How can Trade marks be protected?

Trade marks can be protected through registration. Trade mark registration protects your brand value, defends against rival marks, defines your rights and prevents counterfeiting and fraud.

In many countries, so called well-known trademarks are also protected without being registered. Such obligation result from the provisions of the Paris Convention for the Protection of Industrial Property and the TRIPS Agreement.

What is a Trade mark?

Trade marks are signs used in trade to identify products and services. More specifically, a trade mark is a symbol your customers use to pick you out. It may consist of any sign, particularly words, including personal names, designs, letters, numerals, the shape of goods or of their packaging, or sounds, provided that they can be clearly represented on the register and are capable of distinguishing the goods or services of your undertaking from those of other undertakings.

Where can I apply for a trade mark registration?

Trade mark  protection is territorial by nature, i.e. the geographic scope of protection for trade marks is limited and depends on the place of registration. Hence, it is advised that you consider applying for protection for your brand in all territories of your commercial interest. E.g. think not only about intended markets of distribution of a product, but also about the place it is manufactured.

Note that trade mark protection can be obtained in few alternative ways. Depending on the brand characteristics and planned commercial strategy, it can be registered as:

Our company is selling products worldwide. So far, we have registered our brand name as a trade mark for these products but only in Europe (European Union Trade Mark). What are the consequences of not registering our trade mark internationally?

Trade mark protection is territorial in nature. This means that, provided all conditions are met, such protection will be granted to your name only in the territories in which you have registered it as a trade mark. In other words, registering your name as a European Union Trade Mark only gives you exclusive rights to use that name with regard to specific goods and services (the ones identified in your application) across the European Union only.

What happens when a trade mark is not used/exploited?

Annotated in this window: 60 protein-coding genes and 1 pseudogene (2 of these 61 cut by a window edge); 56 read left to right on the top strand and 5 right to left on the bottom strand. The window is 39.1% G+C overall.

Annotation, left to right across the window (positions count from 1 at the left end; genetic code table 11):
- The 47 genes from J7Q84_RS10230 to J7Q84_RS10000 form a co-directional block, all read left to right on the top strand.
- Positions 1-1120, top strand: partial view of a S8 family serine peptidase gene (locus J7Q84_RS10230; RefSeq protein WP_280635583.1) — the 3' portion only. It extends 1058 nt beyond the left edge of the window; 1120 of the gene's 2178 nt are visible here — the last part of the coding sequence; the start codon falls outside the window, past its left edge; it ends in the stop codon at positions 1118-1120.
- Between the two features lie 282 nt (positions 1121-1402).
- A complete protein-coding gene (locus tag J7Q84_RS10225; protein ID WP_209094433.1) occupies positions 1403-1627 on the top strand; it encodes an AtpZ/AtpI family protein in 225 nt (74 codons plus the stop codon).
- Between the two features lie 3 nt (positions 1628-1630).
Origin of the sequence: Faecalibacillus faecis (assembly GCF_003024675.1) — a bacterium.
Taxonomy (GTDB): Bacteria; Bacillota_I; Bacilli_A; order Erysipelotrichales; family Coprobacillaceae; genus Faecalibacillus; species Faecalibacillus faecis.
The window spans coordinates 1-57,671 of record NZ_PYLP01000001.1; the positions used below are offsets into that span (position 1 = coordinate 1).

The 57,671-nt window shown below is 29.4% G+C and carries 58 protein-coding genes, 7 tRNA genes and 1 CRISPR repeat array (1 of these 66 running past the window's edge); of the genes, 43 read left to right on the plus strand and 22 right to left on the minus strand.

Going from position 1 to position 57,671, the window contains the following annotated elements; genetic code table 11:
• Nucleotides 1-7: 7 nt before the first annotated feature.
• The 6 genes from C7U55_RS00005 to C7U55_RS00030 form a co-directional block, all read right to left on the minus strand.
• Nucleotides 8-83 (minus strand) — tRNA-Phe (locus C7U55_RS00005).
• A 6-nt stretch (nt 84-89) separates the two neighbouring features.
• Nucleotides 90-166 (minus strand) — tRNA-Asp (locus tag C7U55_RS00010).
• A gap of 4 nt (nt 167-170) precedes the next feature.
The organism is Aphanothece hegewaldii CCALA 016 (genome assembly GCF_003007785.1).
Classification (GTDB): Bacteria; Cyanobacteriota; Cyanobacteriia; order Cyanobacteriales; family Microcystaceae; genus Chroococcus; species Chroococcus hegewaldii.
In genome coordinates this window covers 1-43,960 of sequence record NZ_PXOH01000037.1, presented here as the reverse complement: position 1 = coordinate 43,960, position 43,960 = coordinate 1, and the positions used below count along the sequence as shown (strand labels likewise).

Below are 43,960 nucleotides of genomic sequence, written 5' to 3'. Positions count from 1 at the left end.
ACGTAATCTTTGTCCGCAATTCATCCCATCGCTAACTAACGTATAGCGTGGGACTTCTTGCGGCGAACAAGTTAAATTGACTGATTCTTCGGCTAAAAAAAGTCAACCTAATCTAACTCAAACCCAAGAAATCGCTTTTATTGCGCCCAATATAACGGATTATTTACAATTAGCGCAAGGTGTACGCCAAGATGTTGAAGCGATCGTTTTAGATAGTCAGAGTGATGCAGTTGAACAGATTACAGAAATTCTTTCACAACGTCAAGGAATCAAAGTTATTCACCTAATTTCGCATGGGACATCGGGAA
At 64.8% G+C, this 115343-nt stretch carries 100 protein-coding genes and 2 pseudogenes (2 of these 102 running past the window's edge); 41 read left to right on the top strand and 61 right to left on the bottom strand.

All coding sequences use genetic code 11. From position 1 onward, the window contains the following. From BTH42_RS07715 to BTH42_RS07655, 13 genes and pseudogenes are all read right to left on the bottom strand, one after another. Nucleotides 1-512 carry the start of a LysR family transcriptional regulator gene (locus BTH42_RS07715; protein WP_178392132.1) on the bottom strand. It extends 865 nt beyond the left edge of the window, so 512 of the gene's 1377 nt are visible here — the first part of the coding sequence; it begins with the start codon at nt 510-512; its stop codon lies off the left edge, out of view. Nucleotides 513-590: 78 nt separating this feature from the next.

In case of prolonged non-use of its mark, the owner may be deprived of its rights. Revocation of a mark is always pronounced by the courts following an application for revocation of the rights of the proprietor. It may be requested by any person if the owner has not begun to exploit its trade mark as it has been registered or has abandoned the use of its trade mark.  Revocation of a mark may be total or partial - for all or part of the goods and services specified in the deposit.

What is a class identification of the goods and/or services?

A trade mark registration is performed in a specific area - always in connection with certain products and/or services offered by its owner. The International Classification of Goods and Services for the Purposes of the Registration of Marks (Nice Classification) is an international classification of goods and services - it groups goods and services into thematic classes for the purposes of the registration of trade marks. The heading of each class indicates the products or services included.

What is a well-known trade mark?

The wording of the Article 6bis of the Paris Convention and(or) Art. 16(2) of the TRIPS Agreement as well as the Article 5(2)(d)of the Trade Mark Directive refers to a well-known mark. Well-known marks are usually protected irrespective of the fact as to whether they are registered or not. Furthermore, they are protected for goods and/or services which are identical with, or similar to, those for which they have gained their reputation if there is a likelihood of confusion in the relevant sector of the public.